Silk Road: Buddhism And Religion

1145 Words5 Pages
Religions of the Silk Road: Buddhism and Religion The Silk Road is a trans-Asian trade network linking the Mediterranean with East Asia. It consists of not only one road but many roads, going East and West, but also spurring into southern India, northern Eurasian steppe and also across the Hindu Kush. The Silk Road not only was a trade network of goods, but also a source for the spread of different religions. Though the trade routes were mostly used by merchants, the prime transmitters of ideas and such, or businessman but also different kinds of travelers, such as muslims and monks. Long-distance trade both by land and sea aided in the cross-pollution of cultures and definitely religions. The existence of trade routes and constant activity…show more content…
It was forced out of India due to its rejection of Hindu majority but found homes in Tibet, China, Japan and Southeast Asia. A Conversion to Buddhism in oasis cities was voluntary and wither pressure of conquest or foreign rule. Oasis town, Kucha, northern branch of the Silk Road was a Buddhist center which missionaries traveled to. As it expanded to the different places it changed, for example, the original faith despised the material world but in some rich oasis towns got involved with secular affairs (Strayer, 322). Doctrine also changed to Mahayana form of Buddhism, which flourished along the Silk Road. A visual source from a tenth-century Chinese painting shows a traveling monk on the Silk Road. The monk is depicted leading a tiger, a symbol of protection and courage as well as messenger between heaven and earth (Strayer, 359). Mass conversion to Buddhism didn't happen until China. A popular movement, Pure Land, was accepted more among lower class people and women spread along the Silk Road to China and Japan. They adopted to the Mahayana form of Buddhism due to its equalitarian nature and its promise of an afterlife. Many steppe peoples adopted it because it fit their animistic religions of a universal spirit. Bodhidharma, from southern India, traveled to China in order to bring the new teachings. Chinese Buddhist monks traveled to China to discover for themselves the sources of their faith because key terms and teachings were getting lost in translation. Faxian was one of those who traveled to India. He went from Changan to Dunhuang, spending 6 yrs in India. Another was Son Yuan, a native of Dunhuang and Xuanzang, who was inspired by Faxian. Xuanzang was born into a Confucian family but was influenced but an older brother who was Buddhist monk. At the age of twelve he admitted to his brothers monastery and spent fifteen years studying Buddhist teaching but like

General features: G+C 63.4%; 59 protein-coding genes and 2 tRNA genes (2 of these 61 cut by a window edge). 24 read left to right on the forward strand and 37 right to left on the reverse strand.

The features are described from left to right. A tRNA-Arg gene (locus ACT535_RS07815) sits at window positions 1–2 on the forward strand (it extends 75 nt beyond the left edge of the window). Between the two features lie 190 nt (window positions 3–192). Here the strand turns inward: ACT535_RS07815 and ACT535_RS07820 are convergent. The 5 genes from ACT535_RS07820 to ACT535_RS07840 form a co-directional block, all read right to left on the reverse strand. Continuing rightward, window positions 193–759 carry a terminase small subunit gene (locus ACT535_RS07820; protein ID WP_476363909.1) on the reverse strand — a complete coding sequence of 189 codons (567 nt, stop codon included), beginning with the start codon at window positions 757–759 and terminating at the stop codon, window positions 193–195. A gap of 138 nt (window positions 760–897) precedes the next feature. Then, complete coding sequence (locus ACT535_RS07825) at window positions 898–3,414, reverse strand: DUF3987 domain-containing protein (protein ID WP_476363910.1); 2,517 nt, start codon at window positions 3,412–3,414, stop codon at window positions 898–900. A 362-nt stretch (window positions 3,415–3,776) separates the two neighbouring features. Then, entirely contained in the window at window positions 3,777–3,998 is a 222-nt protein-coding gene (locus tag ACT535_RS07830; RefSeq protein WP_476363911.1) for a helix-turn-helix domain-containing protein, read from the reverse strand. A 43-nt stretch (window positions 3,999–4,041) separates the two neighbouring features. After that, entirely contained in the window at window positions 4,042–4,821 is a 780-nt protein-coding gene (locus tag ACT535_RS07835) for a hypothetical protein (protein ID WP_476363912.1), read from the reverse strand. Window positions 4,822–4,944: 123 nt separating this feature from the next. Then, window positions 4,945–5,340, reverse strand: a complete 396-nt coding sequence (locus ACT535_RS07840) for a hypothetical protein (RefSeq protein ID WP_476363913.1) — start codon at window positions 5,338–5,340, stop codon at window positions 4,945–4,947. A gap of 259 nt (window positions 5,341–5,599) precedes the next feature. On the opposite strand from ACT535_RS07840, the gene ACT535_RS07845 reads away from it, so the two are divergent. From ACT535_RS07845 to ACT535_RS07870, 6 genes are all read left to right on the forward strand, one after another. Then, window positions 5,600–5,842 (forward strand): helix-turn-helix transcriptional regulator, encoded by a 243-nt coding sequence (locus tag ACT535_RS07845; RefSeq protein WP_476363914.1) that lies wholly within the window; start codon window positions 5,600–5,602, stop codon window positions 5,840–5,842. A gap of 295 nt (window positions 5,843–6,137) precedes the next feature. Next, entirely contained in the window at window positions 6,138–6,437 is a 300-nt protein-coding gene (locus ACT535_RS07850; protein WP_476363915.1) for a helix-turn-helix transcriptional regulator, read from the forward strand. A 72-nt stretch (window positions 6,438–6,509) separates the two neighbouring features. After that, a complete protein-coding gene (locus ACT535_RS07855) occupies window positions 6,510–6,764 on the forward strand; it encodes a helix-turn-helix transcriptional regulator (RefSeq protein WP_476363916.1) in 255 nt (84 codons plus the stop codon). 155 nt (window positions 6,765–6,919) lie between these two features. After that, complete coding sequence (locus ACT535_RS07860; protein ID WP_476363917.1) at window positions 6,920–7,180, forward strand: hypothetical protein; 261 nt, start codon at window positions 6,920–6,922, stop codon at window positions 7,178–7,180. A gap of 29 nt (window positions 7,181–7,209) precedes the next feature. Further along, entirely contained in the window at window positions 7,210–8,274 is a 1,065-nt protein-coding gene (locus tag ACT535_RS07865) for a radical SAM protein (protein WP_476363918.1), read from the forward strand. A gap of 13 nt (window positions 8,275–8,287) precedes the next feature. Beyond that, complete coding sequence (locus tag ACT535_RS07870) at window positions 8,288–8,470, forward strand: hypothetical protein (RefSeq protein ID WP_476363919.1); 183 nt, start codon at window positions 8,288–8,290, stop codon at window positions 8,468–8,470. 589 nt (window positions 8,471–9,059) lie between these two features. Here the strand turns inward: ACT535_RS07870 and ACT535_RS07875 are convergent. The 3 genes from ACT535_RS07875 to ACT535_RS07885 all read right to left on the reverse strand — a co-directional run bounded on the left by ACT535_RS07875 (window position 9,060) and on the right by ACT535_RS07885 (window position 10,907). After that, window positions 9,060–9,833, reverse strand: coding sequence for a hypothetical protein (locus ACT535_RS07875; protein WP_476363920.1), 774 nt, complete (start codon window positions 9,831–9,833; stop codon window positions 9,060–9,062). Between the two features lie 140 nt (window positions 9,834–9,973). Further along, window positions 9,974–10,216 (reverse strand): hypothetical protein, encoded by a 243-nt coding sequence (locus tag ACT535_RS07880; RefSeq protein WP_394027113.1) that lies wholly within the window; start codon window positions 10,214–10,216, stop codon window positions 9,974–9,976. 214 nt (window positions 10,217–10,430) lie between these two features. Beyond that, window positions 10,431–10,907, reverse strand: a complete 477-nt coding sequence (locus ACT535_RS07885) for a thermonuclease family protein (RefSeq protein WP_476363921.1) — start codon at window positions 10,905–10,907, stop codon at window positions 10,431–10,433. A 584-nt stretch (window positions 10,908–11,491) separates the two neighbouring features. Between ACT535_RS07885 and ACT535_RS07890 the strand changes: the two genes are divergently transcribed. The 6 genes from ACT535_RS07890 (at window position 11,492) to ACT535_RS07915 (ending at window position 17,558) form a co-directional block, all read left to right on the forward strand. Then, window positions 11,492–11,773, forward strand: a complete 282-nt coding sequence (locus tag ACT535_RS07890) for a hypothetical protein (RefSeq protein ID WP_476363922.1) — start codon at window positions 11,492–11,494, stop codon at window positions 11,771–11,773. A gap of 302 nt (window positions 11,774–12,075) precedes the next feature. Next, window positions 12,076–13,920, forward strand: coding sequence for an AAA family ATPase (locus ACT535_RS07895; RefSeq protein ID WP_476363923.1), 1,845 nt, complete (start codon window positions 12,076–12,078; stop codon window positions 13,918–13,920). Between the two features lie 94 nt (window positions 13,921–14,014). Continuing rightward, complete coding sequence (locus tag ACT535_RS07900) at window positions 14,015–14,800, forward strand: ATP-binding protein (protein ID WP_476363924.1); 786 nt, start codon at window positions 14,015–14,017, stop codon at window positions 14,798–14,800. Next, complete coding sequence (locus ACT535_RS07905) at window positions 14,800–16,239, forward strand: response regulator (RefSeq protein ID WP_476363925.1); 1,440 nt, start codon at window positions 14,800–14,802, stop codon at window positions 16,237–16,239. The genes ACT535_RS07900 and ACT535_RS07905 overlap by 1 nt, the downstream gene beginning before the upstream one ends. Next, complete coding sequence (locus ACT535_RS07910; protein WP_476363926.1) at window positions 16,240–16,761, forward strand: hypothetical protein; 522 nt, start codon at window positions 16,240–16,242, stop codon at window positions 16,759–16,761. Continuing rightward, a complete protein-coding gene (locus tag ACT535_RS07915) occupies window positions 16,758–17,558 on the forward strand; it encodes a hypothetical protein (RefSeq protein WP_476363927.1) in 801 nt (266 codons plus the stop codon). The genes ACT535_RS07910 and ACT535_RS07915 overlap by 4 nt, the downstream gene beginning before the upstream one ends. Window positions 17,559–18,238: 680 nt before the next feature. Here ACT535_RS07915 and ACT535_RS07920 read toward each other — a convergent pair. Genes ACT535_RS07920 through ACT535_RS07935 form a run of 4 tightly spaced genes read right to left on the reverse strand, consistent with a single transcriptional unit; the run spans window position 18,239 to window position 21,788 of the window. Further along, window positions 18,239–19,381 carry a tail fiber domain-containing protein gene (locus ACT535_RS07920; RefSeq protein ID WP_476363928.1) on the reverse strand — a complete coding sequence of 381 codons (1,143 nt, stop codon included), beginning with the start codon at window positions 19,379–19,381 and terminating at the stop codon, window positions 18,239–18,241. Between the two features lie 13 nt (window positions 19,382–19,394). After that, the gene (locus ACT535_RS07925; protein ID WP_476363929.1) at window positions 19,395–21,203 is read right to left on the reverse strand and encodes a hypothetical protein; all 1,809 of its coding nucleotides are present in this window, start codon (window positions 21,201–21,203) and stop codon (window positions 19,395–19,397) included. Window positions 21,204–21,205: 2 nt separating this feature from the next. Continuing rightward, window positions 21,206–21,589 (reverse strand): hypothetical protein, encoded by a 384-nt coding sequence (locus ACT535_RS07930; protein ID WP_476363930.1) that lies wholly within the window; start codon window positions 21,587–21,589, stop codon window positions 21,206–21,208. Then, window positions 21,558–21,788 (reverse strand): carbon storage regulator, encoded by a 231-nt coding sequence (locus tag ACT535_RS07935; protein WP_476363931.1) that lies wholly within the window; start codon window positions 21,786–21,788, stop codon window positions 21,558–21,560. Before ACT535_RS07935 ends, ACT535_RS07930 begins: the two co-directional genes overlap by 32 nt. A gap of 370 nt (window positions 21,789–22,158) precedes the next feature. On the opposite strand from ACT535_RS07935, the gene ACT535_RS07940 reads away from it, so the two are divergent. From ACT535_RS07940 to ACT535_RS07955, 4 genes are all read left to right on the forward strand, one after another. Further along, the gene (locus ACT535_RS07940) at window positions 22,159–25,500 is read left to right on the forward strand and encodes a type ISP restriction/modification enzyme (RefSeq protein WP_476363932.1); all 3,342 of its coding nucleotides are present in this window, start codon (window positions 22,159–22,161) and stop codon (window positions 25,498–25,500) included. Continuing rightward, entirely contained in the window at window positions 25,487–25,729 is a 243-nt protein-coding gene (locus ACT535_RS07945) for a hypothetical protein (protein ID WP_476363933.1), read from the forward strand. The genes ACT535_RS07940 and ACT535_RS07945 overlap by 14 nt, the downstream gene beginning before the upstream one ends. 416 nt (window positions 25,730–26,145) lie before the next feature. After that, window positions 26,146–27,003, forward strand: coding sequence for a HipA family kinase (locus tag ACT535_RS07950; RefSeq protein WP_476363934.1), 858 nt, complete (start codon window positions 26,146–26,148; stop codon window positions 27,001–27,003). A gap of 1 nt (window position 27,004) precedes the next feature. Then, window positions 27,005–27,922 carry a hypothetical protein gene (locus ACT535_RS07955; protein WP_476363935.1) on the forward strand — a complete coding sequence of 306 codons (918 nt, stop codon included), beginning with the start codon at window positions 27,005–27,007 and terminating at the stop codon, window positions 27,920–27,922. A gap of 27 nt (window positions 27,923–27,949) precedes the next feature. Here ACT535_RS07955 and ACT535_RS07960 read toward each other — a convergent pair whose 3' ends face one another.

Open Document